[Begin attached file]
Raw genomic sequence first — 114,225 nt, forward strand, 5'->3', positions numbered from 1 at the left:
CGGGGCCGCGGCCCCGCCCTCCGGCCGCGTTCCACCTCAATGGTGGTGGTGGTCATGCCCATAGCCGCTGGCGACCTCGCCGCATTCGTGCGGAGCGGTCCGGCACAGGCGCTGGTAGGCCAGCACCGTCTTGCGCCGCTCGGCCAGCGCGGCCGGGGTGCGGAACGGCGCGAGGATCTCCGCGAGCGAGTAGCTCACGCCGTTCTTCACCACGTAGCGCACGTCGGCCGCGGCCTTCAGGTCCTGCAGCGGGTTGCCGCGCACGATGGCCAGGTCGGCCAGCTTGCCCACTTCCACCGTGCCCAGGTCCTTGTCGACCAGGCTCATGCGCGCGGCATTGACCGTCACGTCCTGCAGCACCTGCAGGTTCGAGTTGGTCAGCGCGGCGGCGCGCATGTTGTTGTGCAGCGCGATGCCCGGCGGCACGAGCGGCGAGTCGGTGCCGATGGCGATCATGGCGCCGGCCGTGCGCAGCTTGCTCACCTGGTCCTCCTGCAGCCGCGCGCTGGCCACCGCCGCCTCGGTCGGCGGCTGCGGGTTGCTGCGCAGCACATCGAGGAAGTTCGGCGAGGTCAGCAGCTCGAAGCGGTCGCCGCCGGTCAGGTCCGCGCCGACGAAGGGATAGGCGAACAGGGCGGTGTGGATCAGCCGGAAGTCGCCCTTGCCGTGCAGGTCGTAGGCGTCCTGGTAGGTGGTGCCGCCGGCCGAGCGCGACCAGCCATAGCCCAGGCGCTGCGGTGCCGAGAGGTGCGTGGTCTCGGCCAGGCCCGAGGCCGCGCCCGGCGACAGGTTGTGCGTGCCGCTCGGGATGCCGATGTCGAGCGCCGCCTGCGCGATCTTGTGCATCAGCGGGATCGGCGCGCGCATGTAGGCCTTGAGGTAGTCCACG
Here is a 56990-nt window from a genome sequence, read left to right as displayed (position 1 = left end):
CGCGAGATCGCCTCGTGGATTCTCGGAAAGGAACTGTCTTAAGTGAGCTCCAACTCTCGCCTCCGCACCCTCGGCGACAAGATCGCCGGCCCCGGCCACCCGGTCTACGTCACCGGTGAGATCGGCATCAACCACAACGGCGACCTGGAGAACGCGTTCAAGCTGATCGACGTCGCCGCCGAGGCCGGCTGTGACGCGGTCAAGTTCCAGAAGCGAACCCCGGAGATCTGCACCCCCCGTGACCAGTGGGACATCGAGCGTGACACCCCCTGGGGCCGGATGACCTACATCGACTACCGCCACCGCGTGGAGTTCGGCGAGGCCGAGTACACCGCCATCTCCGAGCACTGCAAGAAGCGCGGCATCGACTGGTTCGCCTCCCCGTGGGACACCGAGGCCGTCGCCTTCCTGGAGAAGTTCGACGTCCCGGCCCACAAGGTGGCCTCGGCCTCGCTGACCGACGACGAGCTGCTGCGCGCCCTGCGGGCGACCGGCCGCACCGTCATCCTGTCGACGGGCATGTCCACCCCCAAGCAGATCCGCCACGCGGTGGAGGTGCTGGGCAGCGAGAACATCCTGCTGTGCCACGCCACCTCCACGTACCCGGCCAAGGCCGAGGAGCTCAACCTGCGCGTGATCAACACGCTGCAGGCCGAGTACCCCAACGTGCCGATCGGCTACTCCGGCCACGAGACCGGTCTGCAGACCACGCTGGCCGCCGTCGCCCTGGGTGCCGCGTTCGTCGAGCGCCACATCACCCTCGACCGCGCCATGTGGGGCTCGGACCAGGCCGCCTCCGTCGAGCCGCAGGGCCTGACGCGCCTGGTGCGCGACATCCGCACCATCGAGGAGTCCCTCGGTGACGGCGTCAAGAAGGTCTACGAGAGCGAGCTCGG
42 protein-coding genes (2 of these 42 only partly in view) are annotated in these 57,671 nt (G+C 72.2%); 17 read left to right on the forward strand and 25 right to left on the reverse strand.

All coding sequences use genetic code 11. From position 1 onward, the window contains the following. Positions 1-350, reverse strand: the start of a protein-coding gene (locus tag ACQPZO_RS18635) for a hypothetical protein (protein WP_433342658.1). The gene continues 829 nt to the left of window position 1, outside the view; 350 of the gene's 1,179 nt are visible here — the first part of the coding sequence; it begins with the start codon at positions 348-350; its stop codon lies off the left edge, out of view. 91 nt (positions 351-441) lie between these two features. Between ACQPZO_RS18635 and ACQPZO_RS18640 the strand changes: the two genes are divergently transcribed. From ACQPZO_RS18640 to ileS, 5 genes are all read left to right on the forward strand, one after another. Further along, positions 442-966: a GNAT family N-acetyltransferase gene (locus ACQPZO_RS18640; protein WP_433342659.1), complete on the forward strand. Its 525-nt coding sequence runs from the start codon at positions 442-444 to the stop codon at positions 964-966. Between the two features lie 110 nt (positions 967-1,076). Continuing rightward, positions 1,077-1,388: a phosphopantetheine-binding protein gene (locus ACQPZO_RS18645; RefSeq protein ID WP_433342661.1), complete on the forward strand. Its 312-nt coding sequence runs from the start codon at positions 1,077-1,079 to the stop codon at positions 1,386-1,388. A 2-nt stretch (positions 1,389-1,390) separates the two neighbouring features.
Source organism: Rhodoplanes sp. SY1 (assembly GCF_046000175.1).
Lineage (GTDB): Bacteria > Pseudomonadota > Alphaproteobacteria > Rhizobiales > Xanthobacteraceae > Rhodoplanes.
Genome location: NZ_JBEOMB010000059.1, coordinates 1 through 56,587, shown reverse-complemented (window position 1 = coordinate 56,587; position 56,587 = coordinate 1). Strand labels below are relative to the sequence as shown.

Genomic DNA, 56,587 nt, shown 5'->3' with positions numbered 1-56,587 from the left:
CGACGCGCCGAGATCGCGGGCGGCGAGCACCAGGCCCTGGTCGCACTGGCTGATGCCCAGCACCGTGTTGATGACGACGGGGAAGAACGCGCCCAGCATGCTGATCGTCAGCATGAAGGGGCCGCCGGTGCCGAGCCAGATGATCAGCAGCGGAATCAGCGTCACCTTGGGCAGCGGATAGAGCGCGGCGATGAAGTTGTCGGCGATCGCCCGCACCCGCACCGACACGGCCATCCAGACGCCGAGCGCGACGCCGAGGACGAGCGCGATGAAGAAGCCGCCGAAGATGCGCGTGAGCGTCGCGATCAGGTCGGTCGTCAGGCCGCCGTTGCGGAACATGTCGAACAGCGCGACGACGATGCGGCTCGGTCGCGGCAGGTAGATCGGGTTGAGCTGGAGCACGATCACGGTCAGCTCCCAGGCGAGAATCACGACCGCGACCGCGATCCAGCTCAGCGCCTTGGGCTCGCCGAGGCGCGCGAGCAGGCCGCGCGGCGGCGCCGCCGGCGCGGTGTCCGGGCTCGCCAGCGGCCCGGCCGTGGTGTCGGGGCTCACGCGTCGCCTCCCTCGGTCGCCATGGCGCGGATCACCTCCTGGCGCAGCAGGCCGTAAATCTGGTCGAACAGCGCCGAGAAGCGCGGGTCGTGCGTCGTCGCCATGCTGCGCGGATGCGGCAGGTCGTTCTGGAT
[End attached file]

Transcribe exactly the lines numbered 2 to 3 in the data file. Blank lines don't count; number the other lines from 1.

CGGGGCCGCGGCCCCGCCCTCCGGCCGCGTTCCACCTCAATGGTGGTGGTGGTCATGCCCATAGCCGCTGGCGACCTCGCCGCATTCGTGCGGAGCGGTCCGGCACAGGCGCTGGTAGGCCAGCACCGTCTTGCGCCGCTCGGCCAGCGCGGCCGGGGTGCGGAACGGCGCGAGGATCTCCGCGAGCGAGTAGCTCACGCCGTTCTTCACCACGTAGCGCACGTCGGCCGCGGCCTTCAGGTCCTGCAGCGGGTTGCCGCGCACGATGGCCAGGTCGGCCAGCTTGCCCACTTCCACCGTGCCCAGGTCCTTGTCGACCAGGCTCATGCGCGCGGCATTGACCGTCACGTCCTGCAGCACCTGCAGGTTCGAGTTGGTCAGCGCGGCGGCGCGCATGTTGTTGTGCAGCGCGATGCCCGGCGGCACGAGCGGCGAGTCGGTGCCGATGGCGATCATGGCGCCGGCCGTGCGCAGCTTGCTCACCTGGTCCTCCTGCAGCCGCGCGCTGGCCACCGCCGCCTCGGTCGGCGGCTGCGGGTTGCTGCGCAGCACATCGAGGAAGTTCGGCGAGGTCAGCAGCTCGAAGCGGTCGCCGCCGGTCAGGTCCGCGCCGACGAAGGGATAGGCGAACAGGGCGGTGTGGATCAGCCGGAAGTCGCCCTTGCCGTGCAGGTCGTAGGCGTCCTGGTAGGTGGTGCCGCCGGCCGAGCGCGACCAGCCATAGCCCAGGCGCTGCGGTGCCGAGAGGTGCGTGGTCTCGGCCAGGCCCGAGGCCGCGCCCGGCGACAGGTTGTGCGTGCCGCTCGGGATGCCGATGTCGAGCGCCGCCTGCGCGATCTTGTGCATCAGCGGGATCGGCGCGCGCATGTAGGCCTTGAGGTAGTCCACG
Here is a 56990-nt window from a genome sequence, read left to right as displayed (position 1 = left end):